BR: Voyage of the Dawn Treader by C.S. Lewis

 

 

 

  • Writing quality: 4.5/5
  • Pacing: 4.5/5
  • Characters: 5/5
  • Enjoyability: 5/5 
  • Ease of reading: 5/5
  • Thought-provoking: 4.5/5
  • Merit and originality: 4.5/5
  • Overall love: 14/15

94%

DO NOT READ ON UNLESS YOU HAVE READ THE BOOK – SPOILER ALERT!


 

This book was so magical! It is definitely one of my favourites of the series so far, obviously The Lion The Witch and The Wardrobe will always be dear to my heart, but this one might be drawing a close second.

This one is definitely the one packed with the most adventure. The feel of the book is definitely one of spirit, friendship, and a longing to explore, and I absolutely loved that.

There were so many great characters introduced (and reintroduced) in this story, that it is hard to pick a favourite. Reepicheep is great because of how brave he is, and how unafraid. I also love Lucy for being so kind hearted, even if in the book we did see a different side of her at the Magician’s House (when she was vain and wanted to be so beautiful; more so than Susan) but in the end she did stifle that temptation.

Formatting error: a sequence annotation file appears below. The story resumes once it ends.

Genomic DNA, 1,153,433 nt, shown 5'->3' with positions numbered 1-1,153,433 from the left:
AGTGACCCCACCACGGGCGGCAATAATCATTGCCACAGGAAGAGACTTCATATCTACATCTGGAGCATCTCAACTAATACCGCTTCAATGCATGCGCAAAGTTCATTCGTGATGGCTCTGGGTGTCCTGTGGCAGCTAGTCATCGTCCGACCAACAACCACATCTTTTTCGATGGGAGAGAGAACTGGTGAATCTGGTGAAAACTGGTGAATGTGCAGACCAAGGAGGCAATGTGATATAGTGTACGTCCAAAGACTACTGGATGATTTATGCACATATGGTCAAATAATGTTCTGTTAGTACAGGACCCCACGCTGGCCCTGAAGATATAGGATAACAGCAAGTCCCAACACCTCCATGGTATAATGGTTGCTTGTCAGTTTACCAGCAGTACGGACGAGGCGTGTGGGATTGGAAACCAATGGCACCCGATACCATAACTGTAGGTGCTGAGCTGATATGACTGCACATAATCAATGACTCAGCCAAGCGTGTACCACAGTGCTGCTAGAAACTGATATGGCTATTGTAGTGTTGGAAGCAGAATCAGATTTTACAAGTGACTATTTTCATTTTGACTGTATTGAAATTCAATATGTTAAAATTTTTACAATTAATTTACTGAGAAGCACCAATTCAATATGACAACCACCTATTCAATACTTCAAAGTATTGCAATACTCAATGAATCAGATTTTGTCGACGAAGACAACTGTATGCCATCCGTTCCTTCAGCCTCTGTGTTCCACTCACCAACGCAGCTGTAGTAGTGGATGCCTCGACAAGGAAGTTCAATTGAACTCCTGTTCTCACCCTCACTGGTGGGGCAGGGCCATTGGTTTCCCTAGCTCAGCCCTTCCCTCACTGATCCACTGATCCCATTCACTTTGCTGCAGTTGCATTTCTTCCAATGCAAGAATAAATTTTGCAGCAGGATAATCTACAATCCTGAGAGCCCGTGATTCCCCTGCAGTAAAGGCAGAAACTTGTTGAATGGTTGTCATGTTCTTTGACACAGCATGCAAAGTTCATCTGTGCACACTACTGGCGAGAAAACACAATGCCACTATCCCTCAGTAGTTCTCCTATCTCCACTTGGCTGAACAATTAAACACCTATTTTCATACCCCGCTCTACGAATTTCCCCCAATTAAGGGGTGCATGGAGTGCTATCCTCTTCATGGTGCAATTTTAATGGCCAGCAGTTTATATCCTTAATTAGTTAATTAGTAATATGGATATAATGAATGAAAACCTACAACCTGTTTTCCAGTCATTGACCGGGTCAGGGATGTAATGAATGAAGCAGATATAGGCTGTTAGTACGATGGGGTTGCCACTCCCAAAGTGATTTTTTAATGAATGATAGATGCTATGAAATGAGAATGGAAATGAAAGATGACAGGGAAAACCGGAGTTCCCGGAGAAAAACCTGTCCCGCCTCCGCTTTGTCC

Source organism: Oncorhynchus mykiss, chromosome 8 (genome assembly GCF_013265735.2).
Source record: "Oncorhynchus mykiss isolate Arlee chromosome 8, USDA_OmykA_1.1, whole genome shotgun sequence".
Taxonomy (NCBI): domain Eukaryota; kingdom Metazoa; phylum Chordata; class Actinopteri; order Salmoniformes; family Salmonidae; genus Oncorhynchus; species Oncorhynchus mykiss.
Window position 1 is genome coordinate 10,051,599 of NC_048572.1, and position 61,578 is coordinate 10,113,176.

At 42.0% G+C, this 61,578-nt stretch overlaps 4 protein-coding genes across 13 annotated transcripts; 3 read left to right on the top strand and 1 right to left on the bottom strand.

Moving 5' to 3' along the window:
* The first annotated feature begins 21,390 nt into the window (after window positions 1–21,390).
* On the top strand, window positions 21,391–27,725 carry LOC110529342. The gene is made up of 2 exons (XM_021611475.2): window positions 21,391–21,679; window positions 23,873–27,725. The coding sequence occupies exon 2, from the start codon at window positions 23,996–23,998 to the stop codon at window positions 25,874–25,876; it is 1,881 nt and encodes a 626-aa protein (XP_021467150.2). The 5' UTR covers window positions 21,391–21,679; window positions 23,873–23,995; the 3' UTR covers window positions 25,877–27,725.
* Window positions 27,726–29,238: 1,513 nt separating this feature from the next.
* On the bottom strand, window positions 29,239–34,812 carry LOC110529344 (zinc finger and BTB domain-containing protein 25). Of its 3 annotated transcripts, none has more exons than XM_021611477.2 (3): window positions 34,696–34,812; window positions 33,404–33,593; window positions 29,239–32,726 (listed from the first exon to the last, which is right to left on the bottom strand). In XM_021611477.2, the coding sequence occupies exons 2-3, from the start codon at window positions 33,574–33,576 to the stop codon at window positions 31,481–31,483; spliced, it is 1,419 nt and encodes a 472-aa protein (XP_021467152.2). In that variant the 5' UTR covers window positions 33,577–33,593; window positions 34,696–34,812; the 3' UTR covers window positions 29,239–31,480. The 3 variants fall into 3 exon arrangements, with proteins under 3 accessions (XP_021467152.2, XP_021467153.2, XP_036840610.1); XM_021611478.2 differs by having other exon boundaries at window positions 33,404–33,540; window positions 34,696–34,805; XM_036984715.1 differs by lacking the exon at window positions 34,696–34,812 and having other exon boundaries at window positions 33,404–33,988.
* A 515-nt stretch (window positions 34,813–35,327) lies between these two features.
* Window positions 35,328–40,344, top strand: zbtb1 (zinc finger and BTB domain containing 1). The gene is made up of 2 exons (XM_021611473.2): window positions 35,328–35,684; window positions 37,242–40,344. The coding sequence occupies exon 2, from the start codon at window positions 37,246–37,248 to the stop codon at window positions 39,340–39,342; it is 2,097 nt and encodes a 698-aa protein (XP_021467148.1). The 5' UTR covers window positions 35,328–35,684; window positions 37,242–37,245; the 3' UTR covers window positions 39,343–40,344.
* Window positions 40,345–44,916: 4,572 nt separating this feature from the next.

There were many threads of the story which I absolutely adored; for example, how the old man (I forget what his name was) was a ‘retired’ star – a star who was so old that he had been carried back to the land in Narnia, and was recouperating, and how the Magician was being punished for something that he did while he was a star, and that was why he had to take care of the Dufflepuds.

There is a running theme throughout this series of what you need to know. For example, when the children asked what the Magician had done wrong, the old man simply said that it is not their worry or business to know what bad things stars can be punished for, and I really like this theme. Even though I normally like knowing everything about a book, I really appreciate how C.S. Lewis allowed your imagination room to expand within the story; with many books, you know exactly what is going on during the novel, and more often than not before the novel as well, and you are just left room to imagine what happens after. What he did with these books was much more satisfying.

I was sad (although unsurprised really) at the end, when Aslan told Lucy and Edmund that they would not be coming back to Narnia, as the Pevensie children are some of my favourite characters of all time to follow, and I will be interested to read what happens in the last two books – I really, really hope we get to see even a little more of the Pevensies!


 

 

Thank you for reading!

– Catriona

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